Tips For Caring For A Stray Kitten
13 February, 2012

My friend, Susan, found a stray kitten and wanted to take care of him to the best of her ability.  She asked me for some tips on what she should do to help him thrive while she decides whether or not to add him to her family.  She and her big heart knew that kittens have a harder time surviving outdoors than do adult strays so she wanted to help him.

The first thing anyone should attempt to do when finding a stray kitten is to look for the mother cat. A stray kitten may belong to a feral cat that is moving her kittens. If the kitten is in no immediate danger, wait at least a couple hours for the mother to return. If the mother doesn’t appear, take the kitten home.

Below are the next steps in care:


A young kitten can’t eat solid food yet, so you’ll need to feed him or her kitten milk replacement from a bottle. At around five weeks of age, kittens begin eating solid food. If you can’t tell the kitten’s age, you can attempt wet food and see how the kitten reacts.  Kittens between five to seven weeks old can eat wet or moist cat food or dry food moistened with water. For kittens younger than one year, choose a food formulated for kittens. These foods provide the higher amounts of fat, protein and nutrients that a growing kitten needs.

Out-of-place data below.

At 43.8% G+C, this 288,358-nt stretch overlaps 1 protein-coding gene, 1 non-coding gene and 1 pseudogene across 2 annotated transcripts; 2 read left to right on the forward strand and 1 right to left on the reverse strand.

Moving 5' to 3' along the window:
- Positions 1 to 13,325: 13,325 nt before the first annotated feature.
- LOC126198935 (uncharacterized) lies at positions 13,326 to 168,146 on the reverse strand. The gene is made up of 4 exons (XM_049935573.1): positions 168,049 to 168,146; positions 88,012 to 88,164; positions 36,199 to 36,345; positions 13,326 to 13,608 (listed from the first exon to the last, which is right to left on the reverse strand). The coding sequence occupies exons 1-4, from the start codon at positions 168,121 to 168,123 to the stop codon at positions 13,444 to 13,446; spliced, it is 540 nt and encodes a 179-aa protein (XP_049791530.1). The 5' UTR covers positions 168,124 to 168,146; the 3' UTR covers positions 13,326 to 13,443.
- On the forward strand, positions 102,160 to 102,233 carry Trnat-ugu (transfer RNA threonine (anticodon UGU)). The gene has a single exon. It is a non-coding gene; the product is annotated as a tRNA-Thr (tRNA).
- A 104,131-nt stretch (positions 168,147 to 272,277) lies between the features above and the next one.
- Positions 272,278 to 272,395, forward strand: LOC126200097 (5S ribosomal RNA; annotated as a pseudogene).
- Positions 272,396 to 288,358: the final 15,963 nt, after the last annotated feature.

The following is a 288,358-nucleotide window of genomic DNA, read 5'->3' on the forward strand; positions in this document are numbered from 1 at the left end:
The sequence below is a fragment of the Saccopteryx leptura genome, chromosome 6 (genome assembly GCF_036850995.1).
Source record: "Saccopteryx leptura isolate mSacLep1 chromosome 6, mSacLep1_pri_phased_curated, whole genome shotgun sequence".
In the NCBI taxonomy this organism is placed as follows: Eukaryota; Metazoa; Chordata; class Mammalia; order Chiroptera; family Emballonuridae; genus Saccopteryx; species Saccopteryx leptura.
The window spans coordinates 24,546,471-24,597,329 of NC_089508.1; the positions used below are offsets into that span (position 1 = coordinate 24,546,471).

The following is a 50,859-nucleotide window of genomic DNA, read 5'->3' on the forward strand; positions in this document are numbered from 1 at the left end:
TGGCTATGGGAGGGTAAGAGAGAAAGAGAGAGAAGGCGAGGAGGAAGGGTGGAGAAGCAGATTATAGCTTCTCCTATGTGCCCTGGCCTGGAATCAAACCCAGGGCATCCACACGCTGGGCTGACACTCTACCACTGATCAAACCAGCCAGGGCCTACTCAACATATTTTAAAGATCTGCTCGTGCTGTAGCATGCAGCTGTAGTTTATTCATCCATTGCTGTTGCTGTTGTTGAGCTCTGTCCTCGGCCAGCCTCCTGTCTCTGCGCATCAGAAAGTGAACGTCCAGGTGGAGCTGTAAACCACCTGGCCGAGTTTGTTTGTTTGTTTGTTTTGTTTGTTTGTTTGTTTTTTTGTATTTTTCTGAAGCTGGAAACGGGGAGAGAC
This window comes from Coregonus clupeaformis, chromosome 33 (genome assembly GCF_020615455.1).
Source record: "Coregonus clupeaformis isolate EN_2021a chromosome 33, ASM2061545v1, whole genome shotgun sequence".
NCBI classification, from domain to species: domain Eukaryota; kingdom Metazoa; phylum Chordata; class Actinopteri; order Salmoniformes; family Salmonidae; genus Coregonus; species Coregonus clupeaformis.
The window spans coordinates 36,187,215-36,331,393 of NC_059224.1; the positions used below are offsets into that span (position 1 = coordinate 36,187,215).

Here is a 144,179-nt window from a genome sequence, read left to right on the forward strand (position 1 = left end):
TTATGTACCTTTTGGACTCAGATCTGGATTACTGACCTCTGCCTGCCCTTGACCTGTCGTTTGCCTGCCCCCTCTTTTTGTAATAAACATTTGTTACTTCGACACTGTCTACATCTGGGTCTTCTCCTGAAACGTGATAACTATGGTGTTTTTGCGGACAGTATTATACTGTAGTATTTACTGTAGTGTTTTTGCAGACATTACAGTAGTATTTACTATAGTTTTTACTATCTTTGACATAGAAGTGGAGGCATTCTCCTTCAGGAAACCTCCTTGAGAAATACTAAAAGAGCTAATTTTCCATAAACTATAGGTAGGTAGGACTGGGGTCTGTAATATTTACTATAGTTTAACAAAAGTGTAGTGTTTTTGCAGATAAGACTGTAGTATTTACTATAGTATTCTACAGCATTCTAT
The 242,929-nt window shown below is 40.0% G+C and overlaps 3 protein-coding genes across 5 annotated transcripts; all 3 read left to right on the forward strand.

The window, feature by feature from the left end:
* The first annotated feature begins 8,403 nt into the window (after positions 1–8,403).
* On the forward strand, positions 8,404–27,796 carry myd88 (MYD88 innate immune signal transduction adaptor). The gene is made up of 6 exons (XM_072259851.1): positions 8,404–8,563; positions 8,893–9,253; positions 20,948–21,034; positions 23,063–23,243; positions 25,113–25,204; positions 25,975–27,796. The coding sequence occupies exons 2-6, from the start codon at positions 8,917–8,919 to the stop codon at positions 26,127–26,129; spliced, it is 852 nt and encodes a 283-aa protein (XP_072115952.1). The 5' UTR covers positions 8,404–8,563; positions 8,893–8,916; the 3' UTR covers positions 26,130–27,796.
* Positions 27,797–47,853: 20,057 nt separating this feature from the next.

Thanks for taking me home!


Take the kitten to a veterinarian to be treated for parasites. Strays inevitably come with fleas and worms and may also have ticks or other parasites. These parasites can cause serious health problems, and therefore must be dealt with immediately.  Further, at six weeks, kittens will also need vaccinations.

Not all health problems will be visible, but if you notice anything, you can alert the vet during the check-up. Look for issues such as lack of appetite, limping sneezing, coughing and discharge from the eyes or nose.


A stray that has been outdoors is likely to have dirt in its coat. Use a wide-toothed comb to work out smaller tangles and a brush to remove dirt. Use care because the kitten may have an injury you didn’t see earlier. If the kitten seems healthy, you may also want to try to bathe him or her.


Kittens learn social skills from birth; however, five to seven weeks is the most critical period. Bring your kitten into a small room or dog kennel large enough to hold the kitten’s food, water and litter box. Gently handle the kitten and play with him or her using toys the kitten can swat at or pounce on.  Eventually, you will be able to carefully introduce your kitten to dogs, cats and/or other pets in your home.

While taking in a stray kitten is not the easiest job, it will be worthwhile in the end.  And, you can feel great about saving this kitten’s life and providing him a wonderful home.

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